Moroccan architecture is a term describing Moroccan architectural style. Morocco is in Northern-Africa bordering the Mediterranean and the Atlantic. The country's diverse geography and the land’s long history of being fought over by many countries are the major reasons why the country has developed a distinctive architectural styles. Its architecture reflects the country's rich cultural and historical heritage.
Morocco’s first independent state called the Berber kingdom of Mauretania was ruled by the Berbers clan. It was first documented during 110 BC. During the time of the Berbers, the country has been through several sieges by a number of invaders. Nevertheless, the Berbers ritual and beliefs still remained and became the country’s cultural heritage including its antique architecture. The Berbers are known for their use of earth or mud brick called pisé (French). Many of the massive pisé buildings had defensive functions as main trading posts and ports or guard walls against pirates and rivals. This ancient building method prevails in all sizes of buildings. Since pisé is a water- permeable material, the foundation is required to be rebuilt regularly; however, the repeating use of forms, materials and patterns resulted as Morocco’s distinctive architecture. Moreover, Moroccan traditional architecture also gained influences from neighboring countries and intruders.
Morocco was not originally an Islamic state; however, its conversion of religion greatly influenced the overall architectural style of the country. The elegance of Islamic features is blended in and adapted into buildings and interior designs such as the use of tiling, fountains, geometric design and floral motifs. Which could be seen in mosques, palaces, plazas as well as homes.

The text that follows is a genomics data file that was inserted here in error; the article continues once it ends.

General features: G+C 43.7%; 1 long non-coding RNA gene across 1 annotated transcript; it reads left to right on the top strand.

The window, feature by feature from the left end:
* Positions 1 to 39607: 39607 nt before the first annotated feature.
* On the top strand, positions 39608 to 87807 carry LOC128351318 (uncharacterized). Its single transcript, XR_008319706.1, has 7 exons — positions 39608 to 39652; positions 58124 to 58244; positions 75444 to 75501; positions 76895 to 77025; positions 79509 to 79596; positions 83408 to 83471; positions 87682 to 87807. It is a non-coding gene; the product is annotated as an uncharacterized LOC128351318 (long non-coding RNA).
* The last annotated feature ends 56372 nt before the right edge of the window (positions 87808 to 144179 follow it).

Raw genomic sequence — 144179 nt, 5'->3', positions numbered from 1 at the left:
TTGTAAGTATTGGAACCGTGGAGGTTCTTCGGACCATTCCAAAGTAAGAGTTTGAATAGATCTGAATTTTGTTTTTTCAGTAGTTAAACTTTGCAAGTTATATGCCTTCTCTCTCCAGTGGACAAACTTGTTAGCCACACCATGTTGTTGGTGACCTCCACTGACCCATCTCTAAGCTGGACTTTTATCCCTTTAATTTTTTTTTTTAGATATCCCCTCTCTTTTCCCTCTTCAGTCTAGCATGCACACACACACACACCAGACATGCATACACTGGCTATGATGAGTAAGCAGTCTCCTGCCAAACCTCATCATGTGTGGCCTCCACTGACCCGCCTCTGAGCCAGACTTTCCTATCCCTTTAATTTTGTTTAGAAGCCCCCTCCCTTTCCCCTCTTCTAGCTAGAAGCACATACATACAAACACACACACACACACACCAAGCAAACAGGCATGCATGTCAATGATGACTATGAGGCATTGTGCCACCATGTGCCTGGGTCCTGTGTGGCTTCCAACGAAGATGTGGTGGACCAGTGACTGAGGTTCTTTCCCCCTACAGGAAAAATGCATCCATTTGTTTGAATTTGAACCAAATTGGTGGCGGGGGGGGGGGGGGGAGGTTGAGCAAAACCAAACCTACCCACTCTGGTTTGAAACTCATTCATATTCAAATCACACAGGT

- Tiling – Zellige tiling, often wrongly labelled "mosaic", is used to decorate the surfaces of buildings and objects. The tiling concept was brought to the country by the Persians.
- Fountains – Before the conversion, water was already an important part of Moroccan culture; however, Islam made water much more important functionally because Muslim needs to clean themselves before praying. Thus, fountains, also representing paradise, could be found everywhere in order to serve everyone.
- Mosques – Due to the change of religion, numbers of mosques were built in Morocco. Still their mosques differ from the others because they do not face Mecca like the other countries.
- Geometric Design and Floral Motifs – Based on Islamic beliefs, avoiding the use of human or animal images is preferable resulting in the spread of floral motifs (arabesques) and geometric patterns. The motifs are apply to ordinary materials or surfaces.
There is similarity between southern Spanish (Al-Andaluz) and Moroccan cultures in terms of climate and elaborate design details. The spread of Spanish art started with the Spanish immigration during the 1500s, the new conferee influenced Moroccan tiling, use of arches and the Great Andalusian-style garden.
- Tiling – Overlapping roof tiling became popular after the influence of Spain; the tiles are mostly hand glazed.
- Arches – Arches are common feature in Morocco, which can be divided into two types. The first arch is the horseshoe which is clover shaped. The second is cusped like a rounded keyhole. These are called Moorish arches.
- – The landscape of the Alhambra garden in Grenada is the greatest inspiration for Moroccan public and private gardens.